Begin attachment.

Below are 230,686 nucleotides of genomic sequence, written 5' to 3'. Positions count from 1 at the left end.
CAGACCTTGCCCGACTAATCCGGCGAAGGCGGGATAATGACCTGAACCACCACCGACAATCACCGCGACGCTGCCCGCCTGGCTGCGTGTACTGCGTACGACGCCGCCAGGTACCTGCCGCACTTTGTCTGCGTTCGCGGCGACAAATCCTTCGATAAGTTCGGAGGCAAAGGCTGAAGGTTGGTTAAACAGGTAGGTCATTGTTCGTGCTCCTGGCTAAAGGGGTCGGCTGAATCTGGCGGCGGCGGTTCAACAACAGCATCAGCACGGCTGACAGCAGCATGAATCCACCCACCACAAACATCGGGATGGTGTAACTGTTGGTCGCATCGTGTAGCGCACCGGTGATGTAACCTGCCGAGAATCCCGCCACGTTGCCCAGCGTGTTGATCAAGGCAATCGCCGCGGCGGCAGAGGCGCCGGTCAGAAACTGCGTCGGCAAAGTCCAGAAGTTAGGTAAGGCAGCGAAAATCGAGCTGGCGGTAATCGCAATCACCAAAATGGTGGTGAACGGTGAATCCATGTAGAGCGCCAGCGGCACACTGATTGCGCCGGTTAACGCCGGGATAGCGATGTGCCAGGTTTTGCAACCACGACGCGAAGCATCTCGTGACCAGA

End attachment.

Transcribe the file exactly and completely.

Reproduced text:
Below are 230,686 nucleotides of genomic sequence, written 5' to 3'. Positions count from 1 at the left end.
CAGACCTTGCCCGACTAATCCGGCGAAGGCGGGATAATGACCTGAACCACCACCGACAATCACCGCGACGCTGCCCGCCTGGCTGCGTGTACTGCGTACGACGCCGCCAGGTACCTGCCGCACTTTGTCTGCGTTCGCGGCGACAAATCCTTCGATAAGTTCGGAGGCAAAGGCTGAAGGTTGGTTAAACAGGTAGGTCATTGTTCGTGCTCCTGGCTAAAGGGGTCGGCTGAATCTGGCGGCGGCGGTTCAACAACAGCATCAGCACGGCTGACAGCAGCATGAATCCACCCACCACAAACATCGGGATGGTGTAACTGTTGGTCGCATCGTGTAGCGCACCGGTGATGTAACCTGCCGAGAATCCCGCCACGTTGCCCAGCGTGTTGATCAAGGCAATCGCCGCGGCGGCAGAGGCGCCGGTCAGAAACTGCGTCGGCAAAGTCCAGAAGTTAGGTAAGGCAGCGAAAATCGAGCTGGCGGTAATCGCAATCACCAAAATGGTGGTGAACGGTGAATCCATGTAGAGCGCCAGCGGCACACTGATTGCGCCGGTTAACGCCGGGATAGCGATGTGCCAGGTTTTGCAACCACGACGCGAAGCATCTCGTGACCAGA